Securing your Solr instance is an important part of the Sitecore security hardening process. In many on-premises environments, the Solr servers are behind the firewall without the need to be publicly accessible - just accessible by the Sitecore application itself. However, with cloud-based hosting such as Azure App Services, this becomes more difficult as the Solr implementation will need to be accessible by the App Service over the internet. This means we have to secure our Solr instances! We can use basic username/password authentication, but where’s the fun in that? Let’s authenticate with client certificates!
Let’s begin by configuring Solr to require client authentication for all requests. The key configuration value that is needed is in
bin/solr.in.cmd with the key
SOLR_SSL_NEED_CLIENT_AUTH. The value of this key should be set to true to require all requests to be authenticated. You might notice another key that is named
SOLR_SSL_WANT_CLIENT_AUTH which enables clients to be able to authenticate against the Solr instance but is not required. The value for this key should be set as false as the two configuration settings are mutually exclusive.
You will want to generate a client authentication certificate that follows the certificate chain currently configured in the
SOLR_SSL_TRUST_STORE configuration. If you’ve used a self-signed certificate and imported it into your key store, you can create a client authentication certificate that is issued by the certificate in the key store. You can do this by issuing a certificate signing request (CSR), then sign the request by the certificate in the key store. Depending on the tools you’re using, there are different ways to approach this. OpenSSL is a great tool to handle a number of operations with certificates, including creating and fulfilling CSRs.
Once you get your signed client authentication certificate, install it on your Sitecore server and make sure you grant permissions to your application pool user to the private key. Take note of the certificate thumbprint as you’ll need it in your Sitecore configuration shortly.
The default install of Solr comes with no authentication configured. There is the possibility of configuring basic authentication with a username/password using the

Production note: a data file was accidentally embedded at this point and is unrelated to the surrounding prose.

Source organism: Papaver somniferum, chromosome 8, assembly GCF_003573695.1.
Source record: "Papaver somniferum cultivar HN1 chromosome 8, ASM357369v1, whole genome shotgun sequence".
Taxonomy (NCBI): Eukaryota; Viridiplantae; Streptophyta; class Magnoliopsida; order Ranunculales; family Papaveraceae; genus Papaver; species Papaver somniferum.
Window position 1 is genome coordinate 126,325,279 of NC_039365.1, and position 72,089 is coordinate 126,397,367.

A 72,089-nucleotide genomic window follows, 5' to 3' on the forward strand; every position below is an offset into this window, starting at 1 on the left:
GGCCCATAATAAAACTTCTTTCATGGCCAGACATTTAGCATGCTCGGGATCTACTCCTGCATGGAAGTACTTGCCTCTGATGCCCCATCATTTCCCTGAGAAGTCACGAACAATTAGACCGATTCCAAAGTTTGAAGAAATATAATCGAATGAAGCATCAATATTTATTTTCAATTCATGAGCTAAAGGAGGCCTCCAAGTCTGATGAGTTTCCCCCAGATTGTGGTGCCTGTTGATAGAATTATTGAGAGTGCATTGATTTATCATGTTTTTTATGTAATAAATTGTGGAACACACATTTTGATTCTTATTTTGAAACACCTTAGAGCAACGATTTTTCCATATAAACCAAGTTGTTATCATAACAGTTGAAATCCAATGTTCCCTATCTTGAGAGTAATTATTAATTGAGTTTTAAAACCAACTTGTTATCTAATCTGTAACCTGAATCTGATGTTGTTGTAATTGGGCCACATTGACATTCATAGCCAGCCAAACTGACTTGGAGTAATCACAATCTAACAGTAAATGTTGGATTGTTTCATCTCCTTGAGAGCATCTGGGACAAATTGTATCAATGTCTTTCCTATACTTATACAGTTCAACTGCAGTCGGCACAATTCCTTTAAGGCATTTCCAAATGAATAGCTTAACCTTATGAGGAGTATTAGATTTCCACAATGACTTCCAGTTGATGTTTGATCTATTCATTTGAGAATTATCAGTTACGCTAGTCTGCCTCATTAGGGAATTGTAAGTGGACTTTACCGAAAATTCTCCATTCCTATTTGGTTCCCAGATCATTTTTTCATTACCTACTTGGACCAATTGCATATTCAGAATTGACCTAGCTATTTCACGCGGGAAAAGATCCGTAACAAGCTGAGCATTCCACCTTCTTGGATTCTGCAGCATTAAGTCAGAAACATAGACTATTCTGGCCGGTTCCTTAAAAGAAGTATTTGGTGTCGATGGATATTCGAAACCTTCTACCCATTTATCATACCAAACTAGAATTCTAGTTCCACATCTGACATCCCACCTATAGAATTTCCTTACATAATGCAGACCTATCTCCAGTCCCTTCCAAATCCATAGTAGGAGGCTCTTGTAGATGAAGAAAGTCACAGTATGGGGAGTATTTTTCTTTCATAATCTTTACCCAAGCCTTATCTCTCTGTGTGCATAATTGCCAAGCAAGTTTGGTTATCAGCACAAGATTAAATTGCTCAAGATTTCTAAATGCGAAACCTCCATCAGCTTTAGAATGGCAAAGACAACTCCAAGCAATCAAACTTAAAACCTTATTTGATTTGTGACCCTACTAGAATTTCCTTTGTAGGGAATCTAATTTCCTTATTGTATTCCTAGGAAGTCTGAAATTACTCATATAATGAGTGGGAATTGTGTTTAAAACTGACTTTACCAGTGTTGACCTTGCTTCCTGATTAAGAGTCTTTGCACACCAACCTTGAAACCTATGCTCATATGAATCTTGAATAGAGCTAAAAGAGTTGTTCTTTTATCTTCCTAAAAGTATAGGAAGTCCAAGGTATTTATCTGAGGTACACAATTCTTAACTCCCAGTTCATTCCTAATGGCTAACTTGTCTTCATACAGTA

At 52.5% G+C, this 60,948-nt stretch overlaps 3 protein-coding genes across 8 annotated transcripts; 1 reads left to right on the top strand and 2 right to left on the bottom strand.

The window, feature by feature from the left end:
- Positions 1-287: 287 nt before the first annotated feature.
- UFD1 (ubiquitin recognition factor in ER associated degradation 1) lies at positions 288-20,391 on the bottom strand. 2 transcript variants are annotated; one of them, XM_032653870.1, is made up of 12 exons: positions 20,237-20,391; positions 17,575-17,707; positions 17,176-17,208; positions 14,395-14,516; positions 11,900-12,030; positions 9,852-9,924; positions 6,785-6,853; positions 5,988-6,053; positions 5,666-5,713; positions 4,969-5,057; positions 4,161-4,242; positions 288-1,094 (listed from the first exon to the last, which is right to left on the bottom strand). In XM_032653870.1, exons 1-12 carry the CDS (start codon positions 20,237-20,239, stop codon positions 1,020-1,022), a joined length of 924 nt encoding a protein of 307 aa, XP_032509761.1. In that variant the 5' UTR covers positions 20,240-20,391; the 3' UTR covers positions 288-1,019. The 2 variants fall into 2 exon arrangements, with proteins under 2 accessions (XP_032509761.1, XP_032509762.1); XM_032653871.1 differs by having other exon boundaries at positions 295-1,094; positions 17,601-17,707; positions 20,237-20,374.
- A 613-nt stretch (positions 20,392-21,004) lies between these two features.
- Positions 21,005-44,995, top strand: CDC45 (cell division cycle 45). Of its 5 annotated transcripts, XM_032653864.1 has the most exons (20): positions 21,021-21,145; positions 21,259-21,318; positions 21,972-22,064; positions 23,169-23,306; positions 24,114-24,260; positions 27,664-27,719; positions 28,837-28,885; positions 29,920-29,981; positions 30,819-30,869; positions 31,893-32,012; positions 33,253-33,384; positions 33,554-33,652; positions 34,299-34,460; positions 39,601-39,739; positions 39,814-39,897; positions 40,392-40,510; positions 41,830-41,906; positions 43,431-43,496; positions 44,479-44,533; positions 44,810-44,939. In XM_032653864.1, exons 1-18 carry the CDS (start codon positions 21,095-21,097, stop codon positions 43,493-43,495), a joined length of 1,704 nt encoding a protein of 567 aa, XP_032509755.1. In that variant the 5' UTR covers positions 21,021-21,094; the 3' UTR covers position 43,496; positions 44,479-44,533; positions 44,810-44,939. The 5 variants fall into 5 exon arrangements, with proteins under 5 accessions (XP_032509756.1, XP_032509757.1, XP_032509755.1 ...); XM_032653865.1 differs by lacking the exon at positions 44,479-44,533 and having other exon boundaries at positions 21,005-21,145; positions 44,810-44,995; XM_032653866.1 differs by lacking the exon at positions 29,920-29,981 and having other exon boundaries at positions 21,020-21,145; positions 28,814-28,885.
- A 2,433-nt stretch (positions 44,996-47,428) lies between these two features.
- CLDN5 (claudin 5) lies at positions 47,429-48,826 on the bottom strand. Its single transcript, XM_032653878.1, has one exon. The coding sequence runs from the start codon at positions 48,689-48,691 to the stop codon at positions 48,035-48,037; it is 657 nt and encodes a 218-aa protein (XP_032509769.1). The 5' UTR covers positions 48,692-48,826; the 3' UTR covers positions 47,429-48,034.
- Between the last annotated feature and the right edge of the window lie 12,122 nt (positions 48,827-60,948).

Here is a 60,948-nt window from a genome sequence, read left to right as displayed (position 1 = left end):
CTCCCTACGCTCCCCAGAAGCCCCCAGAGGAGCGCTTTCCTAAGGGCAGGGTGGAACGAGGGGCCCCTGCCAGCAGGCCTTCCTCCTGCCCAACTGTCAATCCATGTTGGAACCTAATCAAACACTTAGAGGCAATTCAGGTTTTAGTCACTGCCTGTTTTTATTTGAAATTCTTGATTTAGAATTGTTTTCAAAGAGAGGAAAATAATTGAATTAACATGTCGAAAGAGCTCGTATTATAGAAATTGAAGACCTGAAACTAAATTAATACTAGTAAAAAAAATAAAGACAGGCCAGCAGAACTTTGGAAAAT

SolrNet.dll library and Sitecore configuration updates. However, the version of
SolrNet.dll that Sitecore is using (0.4.0.2002 to be specific - caution if you’re trying to pull this from NuGet as this version is not in the repo) includes capabilities for basic authentication with the
BasicAuthHttpWebRequestFactory but does not provide an implementation of
IHttpWebRequestFactory for certificate authentication. Thanks to good architecture patterns, we can solve this problem ourselves!
SolrNet.dll, whenever a request is made to the Solr server, it creates the web request using an implementation of
IHttpWebRequestFactory. As mentioned previously, there is already an implementation of
BasicAuthHttpWebRequestFactory which creates the web request with the appropriate authentication fields. We’ll just create our own implementation of
IHttpWebRequestFactory which will attach a client authentication certificate as part of the web request!
See below for the implementation:
When the factory is created, the certificate is fetched from the certificate store based on a thumbprint that is configured in the Sitecore configuration (more on that later). This certificate is then used when a web request is created; when the
SolrNet.dll calls for a web request, the Create method of this class will be executed, a web request is created, the client certificate is attached, and returned back to the SolrNet call to execute the request against the Solr server.
Great, now we’re sending along the client authentication certificate along with our request. Let’s configure Sitecore to use this implementation for Solr.
Sitecore specifies the implementation to be used in the
configuration/sitecore/contentSearch/indexConfigurations/solrHttpWebRequestFactory node. To configure this, you’ll want to use a patch file to this node that will look a lot like the following:
The value in the
<param> node is what will be used as the constructor parameter for the class we just implemented. This sets the constructor parameter thumbprint to the value provided. This is where you’ll want to put the thumbprint of your Solr client authentication certificate.
With that, you should have Sitecore configured to connect to Solr with a client authentication certificate! Now your Solr server is nice and secure even if it needs to be exposed to the internet.